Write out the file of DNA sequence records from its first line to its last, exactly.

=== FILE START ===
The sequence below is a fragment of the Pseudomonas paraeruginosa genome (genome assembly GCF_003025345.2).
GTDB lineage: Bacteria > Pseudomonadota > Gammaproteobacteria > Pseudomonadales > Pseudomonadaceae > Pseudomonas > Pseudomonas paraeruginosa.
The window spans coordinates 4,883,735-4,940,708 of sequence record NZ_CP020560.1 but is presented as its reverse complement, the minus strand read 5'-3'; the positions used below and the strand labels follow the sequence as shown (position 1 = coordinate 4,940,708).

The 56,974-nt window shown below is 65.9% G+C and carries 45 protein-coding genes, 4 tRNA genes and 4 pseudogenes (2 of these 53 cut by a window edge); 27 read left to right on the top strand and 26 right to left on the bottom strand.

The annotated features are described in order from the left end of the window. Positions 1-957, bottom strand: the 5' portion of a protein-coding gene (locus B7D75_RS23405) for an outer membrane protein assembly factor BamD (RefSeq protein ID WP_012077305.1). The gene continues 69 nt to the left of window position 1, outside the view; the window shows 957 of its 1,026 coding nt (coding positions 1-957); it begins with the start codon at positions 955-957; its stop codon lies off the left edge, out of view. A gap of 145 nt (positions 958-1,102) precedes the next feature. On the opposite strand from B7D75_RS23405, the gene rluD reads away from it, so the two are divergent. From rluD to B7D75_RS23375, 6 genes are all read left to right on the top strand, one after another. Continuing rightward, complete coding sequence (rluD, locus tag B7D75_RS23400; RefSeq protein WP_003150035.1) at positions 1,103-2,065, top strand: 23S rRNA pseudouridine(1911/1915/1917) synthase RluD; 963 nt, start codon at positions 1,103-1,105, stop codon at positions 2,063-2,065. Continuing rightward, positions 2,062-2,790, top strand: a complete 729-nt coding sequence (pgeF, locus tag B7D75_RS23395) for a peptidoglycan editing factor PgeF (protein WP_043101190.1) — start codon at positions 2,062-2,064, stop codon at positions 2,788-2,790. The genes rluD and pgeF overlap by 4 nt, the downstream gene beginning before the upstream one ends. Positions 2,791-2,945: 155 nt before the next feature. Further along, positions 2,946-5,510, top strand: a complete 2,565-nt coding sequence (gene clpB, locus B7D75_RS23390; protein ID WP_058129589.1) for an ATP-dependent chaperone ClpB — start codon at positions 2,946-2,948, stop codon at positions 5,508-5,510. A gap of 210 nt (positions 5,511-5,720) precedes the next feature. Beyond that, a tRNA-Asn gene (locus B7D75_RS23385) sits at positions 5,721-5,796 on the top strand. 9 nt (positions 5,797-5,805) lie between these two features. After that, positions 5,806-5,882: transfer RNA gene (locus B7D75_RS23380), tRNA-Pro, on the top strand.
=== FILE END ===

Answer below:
The sequence below is a fragment of the Pseudomonas paraeruginosa genome (genome assembly GCF_003025345.2).
GTDB lineage: Bacteria > Pseudomonadota > Gammaproteobacteria > Pseudomonadales > Pseudomonadaceae > Pseudomonas > Pseudomonas paraeruginosa.
The window spans coordinates 4,883,735-4,940,708 of sequence record NZ_CP020560.1 but is presented as its reverse complement, the minus strand read 5'-3'; the positions used below and the strand labels follow the sequence as shown (position 1 = coordinate 4,940,708).

The 56,974-nt window shown below is 65.9% G+C and carries 45 protein-coding genes, 4 tRNA genes and 4 pseudogenes (2 of these 53 cut by a window edge); 27 read left to right on the top strand and 26 right to left on the bottom strand.

The annotated features are described in order from the left end of the window. Positions 1-957, bottom strand: the 5' portion of a protein-coding gene (locus B7D75_RS23405) for an outer membrane protein assembly factor BamD (RefSeq protein ID WP_012077305.1). The gene continues 69 nt to the left of window position 1, outside the view; the window shows 957 of its 1,026 coding nt (coding positions 1-957); it begins with the start codon at positions 955-957; its stop codon lies off the left edge, out of view. A gap of 145 nt (positions 958-1,102) precedes the next feature. On the opposite strand from B7D75_RS23405, the gene rluD reads away from it, so the two are divergent. From rluD to B7D75_RS23375, 6 genes are all read left to right on the top strand, one after another. Continuing rightward, complete coding sequence (rluD, locus tag B7D75_RS23400; RefSeq protein WP_003150035.1) at positions 1,103-2,065, top strand: 23S rRNA pseudouridine(1911/1915/1917) synthase RluD; 963 nt, start codon at positions 1,103-1,105, stop codon at positions 2,063-2,065. Continuing rightward, positions 2,062-2,790, top strand: a complete 729-nt coding sequence (pgeF, locus tag B7D75_RS23395) for a peptidoglycan editing factor PgeF (protein WP_043101190.1) — start codon at positions 2,062-2,064, stop codon at positions 2,788-2,790. The genes rluD and pgeF overlap by 4 nt, the downstream gene beginning before the upstream one ends. Positions 2,791-2,945: 155 nt before the next feature. Further along, positions 2,946-5,510, top strand: a complete 2,565-nt coding sequence (gene clpB, locus B7D75_RS23390; protein ID WP_058129589.1) for an ATP-dependent chaperone ClpB — start codon at positions 2,946-2,948, stop codon at positions 5,508-5,510. A gap of 210 nt (positions 5,511-5,720) precedes the next feature. Beyond that, a tRNA-Asn gene (locus B7D75_RS23385) sits at positions 5,721-5,796 on the top strand. 9 nt (positions 5,797-5,805) lie between these two features. After that, positions 5,806-5,882: transfer RNA gene (locus B7D75_RS23380), tRNA-Pro, on the top strand.